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Success story for Britain's tallest bird, the common crane

Cranes are making a comeback in Somerset thanks to the efforts of conservationists. Credit: ITV West Country

The UK's tallest bird, which was extinct here for hundreds of years, is successfully breeding again in the South West and scientists say it's now back for good.

The Great Crane Project has released dozens of hand-reared birds onto the Somerset Levels over the past few years and now they are rearing chicks of their own.

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Cranes are four feet tall when fully grown and, hundreds of years ago, they used to be widespread in the UK when there were more wetlands and fewer humans. The birds were hunted to extinction around the 1600s but now they're back and breeding successfully on the Somerset Levels.

A tiny crane chick at Slimbridge - the marbles stop it drowning in the water bowl. Credit: ITV West Country

93 birds were hand-reared in captivity at Slimbridge Wetland Centre and released into the wild on the Somerset Levels as part of the Great Crane Project. It was started in 2010 and this year looks like it's going to be the best year yet, with 13 pairs of birds breeding.

It is incredible to see birds we've been involved with hand rearing and releasing in the early years on the project now rearing chicks of their own and doing that all themselves.

It's quite incredible really to have those second generation birds and that number is slowly building. We had 11 over the last few years and this year it looks like we might be on track to have another six or so. There are a few still to fledge so it's looking really good.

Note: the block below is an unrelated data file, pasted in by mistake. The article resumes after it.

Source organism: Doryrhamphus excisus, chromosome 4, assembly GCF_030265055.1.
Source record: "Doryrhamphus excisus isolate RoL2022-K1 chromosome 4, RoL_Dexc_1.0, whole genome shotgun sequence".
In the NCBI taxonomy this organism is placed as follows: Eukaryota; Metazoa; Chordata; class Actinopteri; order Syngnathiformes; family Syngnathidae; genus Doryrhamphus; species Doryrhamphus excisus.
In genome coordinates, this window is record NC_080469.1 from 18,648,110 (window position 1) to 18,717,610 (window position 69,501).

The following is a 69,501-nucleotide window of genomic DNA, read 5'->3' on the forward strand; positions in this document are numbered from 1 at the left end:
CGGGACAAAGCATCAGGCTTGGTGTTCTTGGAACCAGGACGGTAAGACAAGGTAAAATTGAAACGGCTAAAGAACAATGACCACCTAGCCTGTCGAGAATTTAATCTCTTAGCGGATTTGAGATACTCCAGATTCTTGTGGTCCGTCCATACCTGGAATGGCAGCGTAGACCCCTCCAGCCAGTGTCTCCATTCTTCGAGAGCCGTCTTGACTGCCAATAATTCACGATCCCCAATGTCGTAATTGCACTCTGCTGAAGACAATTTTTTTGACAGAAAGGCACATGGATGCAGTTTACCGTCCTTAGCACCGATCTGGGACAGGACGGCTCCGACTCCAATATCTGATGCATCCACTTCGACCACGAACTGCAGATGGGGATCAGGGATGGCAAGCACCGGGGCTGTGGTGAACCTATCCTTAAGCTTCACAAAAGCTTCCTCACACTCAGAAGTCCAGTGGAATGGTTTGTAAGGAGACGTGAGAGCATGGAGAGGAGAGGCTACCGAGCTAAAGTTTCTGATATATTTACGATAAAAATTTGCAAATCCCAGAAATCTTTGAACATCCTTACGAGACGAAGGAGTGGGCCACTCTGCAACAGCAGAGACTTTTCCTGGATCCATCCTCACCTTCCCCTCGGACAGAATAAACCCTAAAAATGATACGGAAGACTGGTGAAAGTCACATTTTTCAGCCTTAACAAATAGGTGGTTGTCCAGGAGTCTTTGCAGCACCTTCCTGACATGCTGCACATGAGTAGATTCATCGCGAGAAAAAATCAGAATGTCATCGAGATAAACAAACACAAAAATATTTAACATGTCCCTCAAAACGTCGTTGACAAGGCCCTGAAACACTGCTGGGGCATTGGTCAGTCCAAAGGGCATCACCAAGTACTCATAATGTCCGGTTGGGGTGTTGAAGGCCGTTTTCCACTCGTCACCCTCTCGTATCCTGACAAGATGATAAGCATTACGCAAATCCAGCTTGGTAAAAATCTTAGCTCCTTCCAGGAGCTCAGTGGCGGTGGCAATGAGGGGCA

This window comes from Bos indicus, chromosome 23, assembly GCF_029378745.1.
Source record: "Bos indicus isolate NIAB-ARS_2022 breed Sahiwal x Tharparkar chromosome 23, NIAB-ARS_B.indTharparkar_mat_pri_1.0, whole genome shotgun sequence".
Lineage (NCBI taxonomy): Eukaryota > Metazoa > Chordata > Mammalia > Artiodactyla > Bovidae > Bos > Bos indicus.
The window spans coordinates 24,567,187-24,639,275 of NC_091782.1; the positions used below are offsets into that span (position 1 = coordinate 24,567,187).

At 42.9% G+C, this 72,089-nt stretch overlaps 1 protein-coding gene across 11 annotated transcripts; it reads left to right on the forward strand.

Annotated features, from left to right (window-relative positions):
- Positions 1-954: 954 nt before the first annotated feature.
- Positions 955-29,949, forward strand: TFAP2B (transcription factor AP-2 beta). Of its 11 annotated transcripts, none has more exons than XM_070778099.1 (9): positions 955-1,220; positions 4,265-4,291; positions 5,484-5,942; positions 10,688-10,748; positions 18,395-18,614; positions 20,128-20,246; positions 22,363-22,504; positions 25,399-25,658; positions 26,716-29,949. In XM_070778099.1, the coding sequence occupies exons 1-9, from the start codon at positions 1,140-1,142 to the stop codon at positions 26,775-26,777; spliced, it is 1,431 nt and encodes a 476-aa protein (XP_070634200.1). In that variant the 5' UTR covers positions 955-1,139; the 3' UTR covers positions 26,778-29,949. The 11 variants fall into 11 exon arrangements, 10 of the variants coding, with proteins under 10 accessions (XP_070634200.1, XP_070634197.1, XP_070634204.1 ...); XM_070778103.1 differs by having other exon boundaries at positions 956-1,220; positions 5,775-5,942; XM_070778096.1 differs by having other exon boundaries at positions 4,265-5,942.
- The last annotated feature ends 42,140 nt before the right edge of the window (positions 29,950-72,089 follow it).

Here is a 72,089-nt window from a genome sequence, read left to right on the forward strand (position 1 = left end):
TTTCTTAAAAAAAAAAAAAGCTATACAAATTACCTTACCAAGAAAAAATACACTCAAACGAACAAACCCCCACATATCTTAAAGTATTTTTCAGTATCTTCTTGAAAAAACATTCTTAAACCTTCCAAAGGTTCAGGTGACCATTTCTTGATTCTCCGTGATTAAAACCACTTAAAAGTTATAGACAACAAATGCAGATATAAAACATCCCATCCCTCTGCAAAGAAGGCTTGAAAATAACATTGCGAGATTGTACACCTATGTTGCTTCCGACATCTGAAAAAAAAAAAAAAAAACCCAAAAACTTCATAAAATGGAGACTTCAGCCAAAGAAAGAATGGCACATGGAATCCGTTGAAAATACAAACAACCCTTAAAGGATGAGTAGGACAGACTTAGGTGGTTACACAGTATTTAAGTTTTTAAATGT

– Damon Bridge, Conservation officer, RSPB

There's a colony of cranes in Norfolk too, which has been growing since the 1970s when wild birds came over from Europe. The latest population model predicts we could have as many as 275 breeding pairs across the country in 50 years time, bolstered by the Somerset project.

This family of cranes are here thanks to the hard work of the Great Crane Project. Credit: ITV West Country

Dr Andrea Soriano led the research at the University of Exeter's Penryn Campus, as part of her PhD. She says it looks like the crane is here to stay:

"It takes a while for them to start breeding so the first few years were a little bit risky because we didn't know how it was going to go but now they are getting older they are gaining experience and we can see that actually they are doing quite well. It's a very small population. It's going to be a slow process. It's not going to be a common feature in the UK in the next ten years but hopefully it's going to be more common than it is right now".

As numbers grow, the continuing success of the Great Crane Project is good news for tourism too. Many people visit the reserves on the Somerset Levels primarily to see these extraordinary birds.

One of their first questions is 'Where can I see the cranes?'. There's an incredible amount of other wildlife out there but the cranes have something special about them.

– Damon Bridge